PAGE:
Women in business lagging‚ says Dlamini-Zuma
Women in South Africa are well represented in government leadership positions‚ but in the business world‚ they lag behind their counterparts on the continent.
This was one of the points made by Chairperson of the African Union Commission Nkosazana Dlamini-Zuma when she delivered the second Annual Stan Nkosi Memorial Lecture on Wednesday.
In a wide-ranging speech delivered at the Grace Bible Church in Pimville‚ Soweto‚ Dlamini-Zuma praised Stan Nkosi‚ after whom the lecture series was named.
A member of the South African Student Organisation and later of the ANC‚ as well as a trade unionist and later a businessman‚ Nkosi was lauded by Dlamini-Zuma for his selfless devotion to the struggle against apartheid as well as his work after 1994.
“Stan belongs to the generation‚ like those before him‚ who defined their mission as the liberation of South Africa and the continent from colonialism‚ Apartheid‚ and all forms of discrimination. Those generations‚ which include many heroes and heroines‚ have fulfilled their mandate‚” she said.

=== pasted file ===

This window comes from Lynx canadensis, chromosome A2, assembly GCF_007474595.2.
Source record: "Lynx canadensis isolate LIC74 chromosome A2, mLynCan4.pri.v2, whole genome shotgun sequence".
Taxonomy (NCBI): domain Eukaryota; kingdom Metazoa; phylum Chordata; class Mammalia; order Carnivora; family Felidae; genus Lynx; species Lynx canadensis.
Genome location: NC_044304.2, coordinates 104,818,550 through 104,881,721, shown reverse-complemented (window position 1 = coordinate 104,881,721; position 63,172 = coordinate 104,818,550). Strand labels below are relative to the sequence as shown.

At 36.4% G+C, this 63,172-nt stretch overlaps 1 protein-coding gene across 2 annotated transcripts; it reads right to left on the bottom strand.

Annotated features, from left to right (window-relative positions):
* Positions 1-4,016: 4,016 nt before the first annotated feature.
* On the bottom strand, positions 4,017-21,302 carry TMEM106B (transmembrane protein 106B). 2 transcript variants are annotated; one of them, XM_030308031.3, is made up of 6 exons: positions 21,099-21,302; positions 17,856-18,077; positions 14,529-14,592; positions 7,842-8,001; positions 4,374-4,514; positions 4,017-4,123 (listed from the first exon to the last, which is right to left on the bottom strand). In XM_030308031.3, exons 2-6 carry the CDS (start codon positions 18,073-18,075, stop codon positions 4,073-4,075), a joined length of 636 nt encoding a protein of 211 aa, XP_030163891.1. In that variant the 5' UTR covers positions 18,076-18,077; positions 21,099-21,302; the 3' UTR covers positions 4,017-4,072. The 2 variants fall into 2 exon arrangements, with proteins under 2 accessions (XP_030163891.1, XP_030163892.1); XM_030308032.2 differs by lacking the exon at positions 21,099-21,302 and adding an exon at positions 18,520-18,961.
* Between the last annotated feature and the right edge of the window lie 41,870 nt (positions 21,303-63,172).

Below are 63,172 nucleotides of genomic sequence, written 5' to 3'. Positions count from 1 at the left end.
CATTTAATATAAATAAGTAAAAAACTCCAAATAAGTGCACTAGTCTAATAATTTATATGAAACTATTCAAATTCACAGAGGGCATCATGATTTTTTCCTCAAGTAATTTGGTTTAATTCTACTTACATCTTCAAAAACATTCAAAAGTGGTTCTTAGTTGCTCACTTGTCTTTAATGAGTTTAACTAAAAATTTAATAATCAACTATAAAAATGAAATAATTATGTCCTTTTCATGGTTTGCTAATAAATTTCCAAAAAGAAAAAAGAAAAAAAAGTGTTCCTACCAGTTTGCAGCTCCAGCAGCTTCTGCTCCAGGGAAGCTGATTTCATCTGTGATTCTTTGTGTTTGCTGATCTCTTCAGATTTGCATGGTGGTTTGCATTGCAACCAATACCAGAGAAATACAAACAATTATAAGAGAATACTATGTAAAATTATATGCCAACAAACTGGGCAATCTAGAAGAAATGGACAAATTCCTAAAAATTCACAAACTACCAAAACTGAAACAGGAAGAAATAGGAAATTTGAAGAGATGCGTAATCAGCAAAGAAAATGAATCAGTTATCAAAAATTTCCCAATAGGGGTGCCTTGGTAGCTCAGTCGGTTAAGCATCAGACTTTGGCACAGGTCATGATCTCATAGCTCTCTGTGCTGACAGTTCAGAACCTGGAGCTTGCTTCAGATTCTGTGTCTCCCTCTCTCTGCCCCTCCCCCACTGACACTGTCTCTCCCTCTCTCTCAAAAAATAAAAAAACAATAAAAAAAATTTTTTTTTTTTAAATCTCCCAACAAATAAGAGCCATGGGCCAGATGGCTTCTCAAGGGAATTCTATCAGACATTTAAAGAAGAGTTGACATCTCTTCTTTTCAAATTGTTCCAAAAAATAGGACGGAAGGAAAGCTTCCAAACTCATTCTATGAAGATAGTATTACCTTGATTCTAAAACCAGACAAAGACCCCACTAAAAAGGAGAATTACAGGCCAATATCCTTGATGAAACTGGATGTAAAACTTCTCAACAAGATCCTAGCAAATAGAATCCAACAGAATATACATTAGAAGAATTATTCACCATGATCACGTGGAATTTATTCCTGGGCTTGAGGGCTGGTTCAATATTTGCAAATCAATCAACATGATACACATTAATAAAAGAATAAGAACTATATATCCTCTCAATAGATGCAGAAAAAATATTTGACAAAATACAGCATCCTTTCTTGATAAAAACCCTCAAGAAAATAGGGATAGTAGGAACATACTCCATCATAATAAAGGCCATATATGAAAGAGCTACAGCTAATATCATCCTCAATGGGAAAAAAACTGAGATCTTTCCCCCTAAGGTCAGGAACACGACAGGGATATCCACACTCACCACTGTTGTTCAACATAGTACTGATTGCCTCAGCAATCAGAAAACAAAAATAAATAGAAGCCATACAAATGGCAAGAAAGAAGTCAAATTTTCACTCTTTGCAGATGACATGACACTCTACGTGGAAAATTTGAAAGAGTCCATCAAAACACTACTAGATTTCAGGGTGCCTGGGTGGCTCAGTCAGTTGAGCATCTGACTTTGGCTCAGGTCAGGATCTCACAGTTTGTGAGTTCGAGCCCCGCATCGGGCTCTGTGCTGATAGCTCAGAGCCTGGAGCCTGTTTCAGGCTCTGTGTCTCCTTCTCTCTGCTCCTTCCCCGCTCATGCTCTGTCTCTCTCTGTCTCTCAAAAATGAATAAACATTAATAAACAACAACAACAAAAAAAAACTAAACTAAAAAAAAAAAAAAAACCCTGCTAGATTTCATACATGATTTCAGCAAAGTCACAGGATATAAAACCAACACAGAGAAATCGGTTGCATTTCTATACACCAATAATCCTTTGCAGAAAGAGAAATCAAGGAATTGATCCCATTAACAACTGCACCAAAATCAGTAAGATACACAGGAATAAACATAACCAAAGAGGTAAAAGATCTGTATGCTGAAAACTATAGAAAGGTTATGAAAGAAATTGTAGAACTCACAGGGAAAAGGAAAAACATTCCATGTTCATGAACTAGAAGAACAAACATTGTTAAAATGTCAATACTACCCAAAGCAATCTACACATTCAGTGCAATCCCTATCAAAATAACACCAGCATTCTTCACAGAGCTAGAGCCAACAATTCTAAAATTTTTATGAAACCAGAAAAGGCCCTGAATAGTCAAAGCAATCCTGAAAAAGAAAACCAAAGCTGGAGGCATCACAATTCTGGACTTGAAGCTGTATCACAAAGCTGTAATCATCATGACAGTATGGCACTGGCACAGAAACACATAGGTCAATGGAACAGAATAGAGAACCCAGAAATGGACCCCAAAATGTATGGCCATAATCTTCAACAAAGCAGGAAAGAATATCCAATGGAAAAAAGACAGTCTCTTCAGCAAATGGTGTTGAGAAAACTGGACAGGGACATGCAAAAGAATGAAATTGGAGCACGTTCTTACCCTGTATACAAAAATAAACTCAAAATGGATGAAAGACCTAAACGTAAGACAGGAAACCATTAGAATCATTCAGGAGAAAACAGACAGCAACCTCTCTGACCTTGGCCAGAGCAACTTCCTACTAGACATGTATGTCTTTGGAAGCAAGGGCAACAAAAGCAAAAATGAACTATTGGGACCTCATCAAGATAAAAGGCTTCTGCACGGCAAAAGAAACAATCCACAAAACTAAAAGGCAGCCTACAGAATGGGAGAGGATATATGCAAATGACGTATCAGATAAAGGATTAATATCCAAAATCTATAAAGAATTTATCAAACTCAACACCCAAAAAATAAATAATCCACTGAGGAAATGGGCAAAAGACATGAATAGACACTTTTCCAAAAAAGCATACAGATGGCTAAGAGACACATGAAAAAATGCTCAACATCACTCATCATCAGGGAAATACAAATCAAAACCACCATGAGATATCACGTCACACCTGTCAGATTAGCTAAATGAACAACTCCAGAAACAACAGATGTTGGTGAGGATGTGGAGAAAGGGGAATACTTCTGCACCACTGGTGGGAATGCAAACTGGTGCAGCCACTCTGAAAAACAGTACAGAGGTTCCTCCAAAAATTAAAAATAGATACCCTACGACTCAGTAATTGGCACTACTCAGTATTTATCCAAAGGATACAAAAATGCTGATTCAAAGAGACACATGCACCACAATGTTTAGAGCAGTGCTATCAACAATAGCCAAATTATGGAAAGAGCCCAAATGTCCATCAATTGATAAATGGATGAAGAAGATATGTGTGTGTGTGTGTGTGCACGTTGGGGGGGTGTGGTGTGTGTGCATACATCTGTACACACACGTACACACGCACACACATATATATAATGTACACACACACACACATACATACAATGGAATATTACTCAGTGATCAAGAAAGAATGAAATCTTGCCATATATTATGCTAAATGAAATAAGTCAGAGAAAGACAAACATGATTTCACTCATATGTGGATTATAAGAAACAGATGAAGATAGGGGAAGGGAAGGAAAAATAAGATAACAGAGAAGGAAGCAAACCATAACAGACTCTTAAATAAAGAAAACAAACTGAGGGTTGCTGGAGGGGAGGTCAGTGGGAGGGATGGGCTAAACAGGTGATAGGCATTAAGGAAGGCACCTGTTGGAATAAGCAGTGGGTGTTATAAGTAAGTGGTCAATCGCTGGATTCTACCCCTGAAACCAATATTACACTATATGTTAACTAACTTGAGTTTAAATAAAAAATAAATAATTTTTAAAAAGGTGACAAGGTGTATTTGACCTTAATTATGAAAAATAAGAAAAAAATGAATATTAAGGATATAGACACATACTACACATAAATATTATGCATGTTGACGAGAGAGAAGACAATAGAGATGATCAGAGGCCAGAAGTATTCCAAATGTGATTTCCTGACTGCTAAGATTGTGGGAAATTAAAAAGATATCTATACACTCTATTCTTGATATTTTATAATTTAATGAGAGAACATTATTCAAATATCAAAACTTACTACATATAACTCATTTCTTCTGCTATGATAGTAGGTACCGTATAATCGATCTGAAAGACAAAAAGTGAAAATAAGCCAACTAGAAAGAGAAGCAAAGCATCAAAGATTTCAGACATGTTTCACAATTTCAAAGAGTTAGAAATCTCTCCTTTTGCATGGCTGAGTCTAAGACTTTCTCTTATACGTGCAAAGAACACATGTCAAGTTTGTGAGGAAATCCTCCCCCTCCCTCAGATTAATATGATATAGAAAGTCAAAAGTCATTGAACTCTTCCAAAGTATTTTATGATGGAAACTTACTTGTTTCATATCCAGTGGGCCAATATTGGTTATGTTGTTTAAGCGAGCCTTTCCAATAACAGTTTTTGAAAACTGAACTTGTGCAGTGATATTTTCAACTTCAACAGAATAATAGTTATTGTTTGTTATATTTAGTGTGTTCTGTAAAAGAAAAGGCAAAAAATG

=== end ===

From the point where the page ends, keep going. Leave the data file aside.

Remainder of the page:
The task of the new generation‚ she said‚ was to “contribute to the transformation of our continent so that it may be a prosperous‚ integrated‚ peaceful continent driven by its citizens and playing a dynamic role in the world”.
She set out the goals of the AU’s 50-year vision for Africa‚ Agenda 2063: The Africa We Want. Defined by the AU as “a global strategy to optimise use of Africa’s resources for the benefit of all Africans”‚ Dlamini-Zuma emphasised the importance of education and skills development‚ especially in fields such as science‚ technology. “We thus talk about the need for an African skills revolution‚ because only when there is a skills revolution can we hope for this prosperous continent and inclusive economic growth‚ peace and integration
She deplored “a world where the 80 richest individuals in the world have as much wealth as the poorest 3.5 billion citizens”‚ and where illicit outflows of money from Africa amounted to 854 billion dollars between 1970 and 2004.
Towards the close of her talk she said: “In the continent there are very few countries that have managed to equalize the salaries for the same work and same time. Women are earning 10-30% less than men for the same work. That cannot be what non-sexist South Africa and continent means.”
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